Overwhelmed by love at Turner Hall
Mason Jennings shows extraordinary talent with the common touch up close and personal at Turner Hall.
The 50 tables set up in the Turner Hall ballroom and the acoustic guitars and piano on the stage told me two things: (1) tonight’s set will be 100% acoustic, and (2) this will be an intimate night of music with Mason Jennings.
Mississippi singer-songwriter Charlie Mars opened, with high energy and playful banter. The love ballad “I Do,” written for his college roommate’s first wedding dance, put us in a feel-good state. After a few more slow songs, he picked things up with “How I Roll,” which got the crowd groovin’. Mars fits as an opener for Jennings, whose fans appreciate Charlie’s energy, stage presence, and catchy lyrics. Mars ended the set with his biggest hit to date, “Listen to the Darkside.” He asked the audience to sing the chorus, and it did, happily.
After a short intermission, Mason Jennings entered alone and kicked his set with “Train Leaving Gray” before moving into “In My Grave” and “Hospitals and Jails.” Within minutes, the audience was alive and loudly singing “It’s just you and I you, it’s just you and I my dear.” After more than 15 years of experience, Jennings proved to Milwaukee that he’s still got it. The crowd revved up even more when Jennings strapped on his harmonica and belted out a fan favorite, “Jackson Square.”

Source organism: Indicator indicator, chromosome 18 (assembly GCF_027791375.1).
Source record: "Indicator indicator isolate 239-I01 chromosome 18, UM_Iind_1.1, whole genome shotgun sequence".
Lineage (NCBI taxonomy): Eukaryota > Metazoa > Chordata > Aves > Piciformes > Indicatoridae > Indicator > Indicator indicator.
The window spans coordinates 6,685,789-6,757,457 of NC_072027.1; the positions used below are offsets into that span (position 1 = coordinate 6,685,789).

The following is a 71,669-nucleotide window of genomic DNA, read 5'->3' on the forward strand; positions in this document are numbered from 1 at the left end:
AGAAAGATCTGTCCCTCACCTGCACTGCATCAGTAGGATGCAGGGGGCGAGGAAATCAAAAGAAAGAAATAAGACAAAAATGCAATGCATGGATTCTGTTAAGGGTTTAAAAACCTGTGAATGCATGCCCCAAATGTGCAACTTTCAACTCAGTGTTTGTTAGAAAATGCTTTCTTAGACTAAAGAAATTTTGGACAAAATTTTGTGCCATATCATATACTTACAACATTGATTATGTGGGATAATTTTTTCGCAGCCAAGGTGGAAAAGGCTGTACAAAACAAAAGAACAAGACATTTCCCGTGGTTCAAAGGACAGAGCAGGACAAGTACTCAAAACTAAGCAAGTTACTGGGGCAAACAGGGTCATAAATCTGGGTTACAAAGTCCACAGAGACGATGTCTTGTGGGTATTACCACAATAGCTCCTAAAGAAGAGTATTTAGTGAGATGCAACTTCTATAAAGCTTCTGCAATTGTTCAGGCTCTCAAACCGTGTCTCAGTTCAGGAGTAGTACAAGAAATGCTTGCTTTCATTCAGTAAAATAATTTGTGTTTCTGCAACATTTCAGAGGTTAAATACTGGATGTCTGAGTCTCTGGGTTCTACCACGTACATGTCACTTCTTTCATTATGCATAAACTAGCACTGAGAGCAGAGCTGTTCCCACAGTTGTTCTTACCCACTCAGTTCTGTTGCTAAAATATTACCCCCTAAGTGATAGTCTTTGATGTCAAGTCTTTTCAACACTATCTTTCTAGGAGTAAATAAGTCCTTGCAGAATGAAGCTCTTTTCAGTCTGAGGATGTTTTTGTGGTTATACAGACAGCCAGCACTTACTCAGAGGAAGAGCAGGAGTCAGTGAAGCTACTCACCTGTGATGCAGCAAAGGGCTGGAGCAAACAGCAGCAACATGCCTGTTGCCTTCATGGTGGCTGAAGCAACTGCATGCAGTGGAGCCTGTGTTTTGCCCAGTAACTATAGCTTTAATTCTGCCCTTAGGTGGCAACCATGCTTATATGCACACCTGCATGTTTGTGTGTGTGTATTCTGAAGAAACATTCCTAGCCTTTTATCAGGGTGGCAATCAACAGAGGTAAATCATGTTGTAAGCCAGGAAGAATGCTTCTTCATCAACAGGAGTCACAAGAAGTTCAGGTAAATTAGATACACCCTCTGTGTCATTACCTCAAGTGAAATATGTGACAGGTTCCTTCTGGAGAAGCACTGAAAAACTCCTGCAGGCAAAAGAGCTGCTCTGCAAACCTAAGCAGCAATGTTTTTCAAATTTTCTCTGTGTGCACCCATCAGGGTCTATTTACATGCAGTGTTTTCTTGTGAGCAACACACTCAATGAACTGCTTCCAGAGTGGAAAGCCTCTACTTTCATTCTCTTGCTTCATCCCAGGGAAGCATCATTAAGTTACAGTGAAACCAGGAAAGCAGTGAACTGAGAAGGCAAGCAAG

Jenning’s plethora of albums and singles give him a wide range of expression to choose from. He proved his versatility by slowing things down with “Clutch,” a ballad from his latest album, Minnesota. He joked that the song has to do with learning how to drive stick shift and has nothing to do with a woman’s purse.
Surprisingly, Jennings didn’t stick to songs from Minnesota for long. He grabbed a ukulele for a brand new song, “Just Try.” About that uke: Jennings said he was born in Hawaii and wanted to get back to his roots with his newest album.
He has, clearly, grown as a musician since his first album in 1997, although he knows not to stray too far from the folk-blues idiom. Jennings is at his best when his simple melodies complement his intricate lyrics — without the distraction of a band.
By the time the set came to a close, fans had flooded the front of the stage. The sang, danced and lived in the moment. Jennings ended with “Crown,” which seemed appropriate as the crowd overpowered his singing “I don’t wanna be together, I don’t want to be apart.”
The encores may have been the highlight of the night. Jennings asked for requests and was immediately bombarded with yelled-out titles. Maintaining his laid-back persona, the singer laughed and sang a few more songs, finishing with “Keepin’ It Real.”
It was no surprise that Turner Hall was packed Friday night. As he jumps from instrument to instrument and song to song, we navigate through life with him. We can relate as he sings about about religion, life, romantic mishaps. His distinctive voice, catchy melodies, and intimate lyrics make him one of a kind, but he speaks to all of us.